People Person Persona
Are there gym member personas that describe the typical groups of members of your fitness center? In marketing, a persona is a profile of the ideal customer for your products or services. You create them as character sketches of the consumers or businesses most likely to benefit from your fitness center.
Well-researched customer personas will also help you grow your membership and profit margin by describing the patrons who are right for your business goals. Professional marketers who specialize in inbound marketing strategy use as many personas as required to define the buyers for their products and services.
Personas Help Your Ideal Members Find You
Knowing the characteristics of your customers is one of the pillars of marketing. You have something to give customers in return for monthly memberships and premium payments. You are attempting to match your skills and facilities to the consumers who will get the most out of it and pay you the greatest return on your investment.
Why would you bother developing personas, rather than just taking all comers? Well, a careful analysis of your membership accounts may reveal that some personas contribute more to your return on investment than others. If you find that one group of members is more profitable for you and another is less profitable, you may wish to refocus your fitness club marketing to attract the former and not the latter.
How To Conduct Gym Member Persona Research
There are many different resources to help you develop informed fictional profiles of your ideal gym members. You can interview willing members, send out surveys by email using platforms such as SurveyMonkey.com. Of course, if you are a Gym Insight club owner, our membership and club management software helps you to see the big picture.
Background – Develop the background of a typical member. You may find that different groups cluster around some feature of your gym. For example, if you have a pool and tanning beds there may be those members that use those features of your club alone.
Other members might thrive on the camaraderie of attending spinning classes or some other group activity. It’s OK to have as many personas as there are motivations to work out in your facility.
Demographics – Some of the factors that influence the appeal your club holds might reflect the membership. For example, if you live in a community with a large special population, such as active seniors. It could be that your location is in a high-income community, which should factor into the personas you create.
Identifiers – Once you have outlined suitable personas based on interviews and other research, think about the behaviors and other identifiers of your personas. For example, you may notice a high-income executive persona tends to have an assistant who screens their calls. This knowledge should factor into your strategies for reaching out to members who fit that persona.
Goals – Make an appraisal of the goals and objectives of each persona. Think about the relationship between persona goals and the value proposition that your business delivers best. Of the different customer types you discover, the ones that have goals that align with the goals of your business are the ones that should become your gym membership personas.
Challenges – what are the obstacles that your members typically face in their pursuit of fitness? And what they believe blocks them from achieving their goals.
How to help – Get the opinions of real members and think back on past interactions with customers; what sort of things can you offer to help them reach their goals?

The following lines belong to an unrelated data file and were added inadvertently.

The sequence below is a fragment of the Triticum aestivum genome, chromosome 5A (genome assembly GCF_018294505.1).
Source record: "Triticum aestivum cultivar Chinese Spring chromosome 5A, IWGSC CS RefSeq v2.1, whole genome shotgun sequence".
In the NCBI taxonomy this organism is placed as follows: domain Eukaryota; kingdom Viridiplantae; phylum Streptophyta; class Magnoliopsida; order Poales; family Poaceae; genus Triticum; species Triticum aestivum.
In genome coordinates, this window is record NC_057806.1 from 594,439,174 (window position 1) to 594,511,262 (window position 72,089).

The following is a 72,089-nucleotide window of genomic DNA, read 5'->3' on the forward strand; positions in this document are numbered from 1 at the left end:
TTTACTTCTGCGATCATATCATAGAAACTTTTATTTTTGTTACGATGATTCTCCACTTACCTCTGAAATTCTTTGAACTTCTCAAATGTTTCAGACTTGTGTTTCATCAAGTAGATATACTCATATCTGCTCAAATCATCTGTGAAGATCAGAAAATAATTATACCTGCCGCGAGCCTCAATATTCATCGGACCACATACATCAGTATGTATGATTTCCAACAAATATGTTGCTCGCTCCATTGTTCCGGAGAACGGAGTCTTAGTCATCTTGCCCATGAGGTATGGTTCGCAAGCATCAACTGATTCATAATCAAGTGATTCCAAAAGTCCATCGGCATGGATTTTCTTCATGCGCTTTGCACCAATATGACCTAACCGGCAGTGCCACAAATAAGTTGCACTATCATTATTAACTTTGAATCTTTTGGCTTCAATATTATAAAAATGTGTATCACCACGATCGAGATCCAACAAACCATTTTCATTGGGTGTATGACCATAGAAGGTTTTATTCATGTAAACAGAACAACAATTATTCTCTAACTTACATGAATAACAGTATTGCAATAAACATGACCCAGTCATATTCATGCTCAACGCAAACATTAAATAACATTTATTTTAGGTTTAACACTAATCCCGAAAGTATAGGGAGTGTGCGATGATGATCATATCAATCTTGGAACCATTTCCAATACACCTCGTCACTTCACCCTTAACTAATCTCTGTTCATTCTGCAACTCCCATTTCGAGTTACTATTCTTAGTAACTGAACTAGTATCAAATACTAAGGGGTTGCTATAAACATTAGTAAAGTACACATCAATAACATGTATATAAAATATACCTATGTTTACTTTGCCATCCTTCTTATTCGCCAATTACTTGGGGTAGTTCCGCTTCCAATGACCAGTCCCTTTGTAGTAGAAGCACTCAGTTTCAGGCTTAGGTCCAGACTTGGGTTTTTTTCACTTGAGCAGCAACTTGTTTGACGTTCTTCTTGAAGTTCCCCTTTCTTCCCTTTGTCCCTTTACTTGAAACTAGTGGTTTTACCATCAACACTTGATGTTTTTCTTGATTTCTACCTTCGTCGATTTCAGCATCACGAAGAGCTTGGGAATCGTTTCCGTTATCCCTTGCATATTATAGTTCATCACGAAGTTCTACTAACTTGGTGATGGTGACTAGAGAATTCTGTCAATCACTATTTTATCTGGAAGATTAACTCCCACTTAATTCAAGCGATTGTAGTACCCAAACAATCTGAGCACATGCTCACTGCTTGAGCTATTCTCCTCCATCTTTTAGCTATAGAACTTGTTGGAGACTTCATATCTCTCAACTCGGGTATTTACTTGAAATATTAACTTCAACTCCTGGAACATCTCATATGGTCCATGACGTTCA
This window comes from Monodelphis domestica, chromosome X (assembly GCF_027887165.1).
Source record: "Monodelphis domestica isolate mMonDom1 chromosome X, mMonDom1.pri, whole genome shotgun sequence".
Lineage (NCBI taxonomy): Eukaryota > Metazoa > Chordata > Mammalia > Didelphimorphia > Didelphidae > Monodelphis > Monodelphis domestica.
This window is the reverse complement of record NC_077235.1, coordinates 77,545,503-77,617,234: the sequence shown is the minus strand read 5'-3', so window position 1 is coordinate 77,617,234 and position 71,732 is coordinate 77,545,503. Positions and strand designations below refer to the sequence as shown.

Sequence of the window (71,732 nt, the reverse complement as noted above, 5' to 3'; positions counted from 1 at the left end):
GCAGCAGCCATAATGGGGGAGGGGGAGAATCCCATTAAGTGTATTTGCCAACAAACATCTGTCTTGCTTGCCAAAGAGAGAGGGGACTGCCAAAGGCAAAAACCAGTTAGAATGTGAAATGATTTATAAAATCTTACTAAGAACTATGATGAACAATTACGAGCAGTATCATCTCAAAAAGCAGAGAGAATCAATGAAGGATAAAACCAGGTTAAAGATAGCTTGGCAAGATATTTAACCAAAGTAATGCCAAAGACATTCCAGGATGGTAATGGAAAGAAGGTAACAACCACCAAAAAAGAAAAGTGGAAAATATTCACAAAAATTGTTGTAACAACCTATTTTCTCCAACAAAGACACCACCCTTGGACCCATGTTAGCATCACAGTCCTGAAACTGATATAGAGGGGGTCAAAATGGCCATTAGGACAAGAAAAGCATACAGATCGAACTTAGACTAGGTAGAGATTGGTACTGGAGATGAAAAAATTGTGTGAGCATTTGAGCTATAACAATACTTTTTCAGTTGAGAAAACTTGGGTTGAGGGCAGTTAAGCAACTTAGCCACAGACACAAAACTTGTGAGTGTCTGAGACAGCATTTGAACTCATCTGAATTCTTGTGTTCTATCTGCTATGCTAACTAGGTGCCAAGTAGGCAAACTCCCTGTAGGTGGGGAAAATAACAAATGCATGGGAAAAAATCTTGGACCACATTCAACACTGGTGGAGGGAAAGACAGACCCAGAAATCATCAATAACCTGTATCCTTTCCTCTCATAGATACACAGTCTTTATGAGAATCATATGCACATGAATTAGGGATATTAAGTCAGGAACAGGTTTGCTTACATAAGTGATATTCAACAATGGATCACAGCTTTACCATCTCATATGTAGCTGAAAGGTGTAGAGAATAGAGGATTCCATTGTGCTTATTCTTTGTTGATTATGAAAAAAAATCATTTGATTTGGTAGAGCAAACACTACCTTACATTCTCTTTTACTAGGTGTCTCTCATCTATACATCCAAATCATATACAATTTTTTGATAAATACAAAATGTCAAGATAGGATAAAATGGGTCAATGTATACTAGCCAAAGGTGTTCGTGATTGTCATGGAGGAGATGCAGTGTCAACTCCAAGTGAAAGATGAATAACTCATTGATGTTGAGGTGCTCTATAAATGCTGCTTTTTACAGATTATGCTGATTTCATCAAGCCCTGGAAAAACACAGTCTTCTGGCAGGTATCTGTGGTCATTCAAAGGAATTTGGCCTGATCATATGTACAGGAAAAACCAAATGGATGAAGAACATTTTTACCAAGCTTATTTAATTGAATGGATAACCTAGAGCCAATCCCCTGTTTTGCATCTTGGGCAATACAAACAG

Common objections – List the typical objections that you can expect from particular personas. Your high-income member who enjoys the competitive spirit of group activities will be much less price sensitive than the student with a part-time job who uses the weight room at three in the morning. From your experience, what objections would you expect from each of these personas?
Real quotes from customers – What sort of things do your members say about any and all of the above? Be alert in your research for memorable member quotes that sum up the needs and pain points of particular personas.
Above all, the personas that you develop should focus on groups that need your services. What you want to establish is who has the need for your products and services and then market to those segments.
A Focus For Your Fitness Club Marketing
Once you have developed a persona or personas to your satisfaction, they become the guiding beacon for your marketing. Personas help you to understand the keyword phrases to rank on fitness industry SERPs for Google and Bing. Once you know the keywords, you will have an easier time developing a strategy for blogging and for content you can create for email marketing.
If you do the first things first, it’s simpler to follow up with the valuable marketing that will help to support and grow your business. If the concept of creating personas is new to you, read up on the topic with marketing blogs.
As an exercise, creating accurate personas might give you some excellent insights into which members grow your business and where you can find more of them. So, set aside a little time for marketing and create a few gym member personas for your club and just see where it takes your fitness club marketing from there.
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—. Finding Your Retention Rate and Why It Matters. March 22, 2016. https://blog.gyminsight.com/3741-finding-your-retention-rate-and-why-it-matters/ (accessed March 29, 2016).
Vaughen, Pamela. How to Create Detailed Buyer Personas for Your Business. May 28, 2015. https://blog.hubspot.com/blog/tabid/6307/bid/33491/everything-marketers-need-to-research-create-detailed-buyer-personas-template.aspx (accessed September 9, 2017).